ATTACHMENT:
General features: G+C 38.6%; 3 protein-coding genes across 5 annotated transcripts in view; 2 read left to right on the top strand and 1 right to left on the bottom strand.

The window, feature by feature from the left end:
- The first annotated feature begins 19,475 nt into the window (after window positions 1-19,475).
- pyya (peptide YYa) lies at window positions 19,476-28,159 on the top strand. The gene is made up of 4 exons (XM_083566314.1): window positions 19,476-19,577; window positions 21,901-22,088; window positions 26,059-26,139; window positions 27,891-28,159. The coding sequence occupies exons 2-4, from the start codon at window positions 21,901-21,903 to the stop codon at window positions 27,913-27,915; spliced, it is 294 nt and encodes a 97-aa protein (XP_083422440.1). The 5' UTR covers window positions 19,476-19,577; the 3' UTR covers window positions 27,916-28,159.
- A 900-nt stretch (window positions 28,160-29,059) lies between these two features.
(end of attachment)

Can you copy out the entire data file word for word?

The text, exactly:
General features: G+C 38.6%; 3 protein-coding genes across 5 annotated transcripts in view; 2 read left to right on the top strand and 1 right to left on the bottom strand.

The window, feature by feature from the left end:
- The first annotated feature begins 19,475 nt into the window (after window positions 1-19,475).
- pyya (peptide YYa) lies at window positions 19,476-28,159 on the top strand. The gene is made up of 4 exons (XM_083566314.1): window positions 19,476-19,577; window positions 21,901-22,088; window positions 26,059-26,139; window positions 27,891-28,159. The coding sequence occupies exons 2-4, from the start codon at window positions 21,901-21,903 to the stop codon at window positions 27,913-27,915; spliced, it is 294 nt and encodes a 97-aa protein (XP_083422440.1). The 5' UTR covers window positions 19,476-19,577; the 3' UTR covers window positions 27,916-28,159.
- A 900-nt stretch (window positions 28,160-29,059) lies between these two features.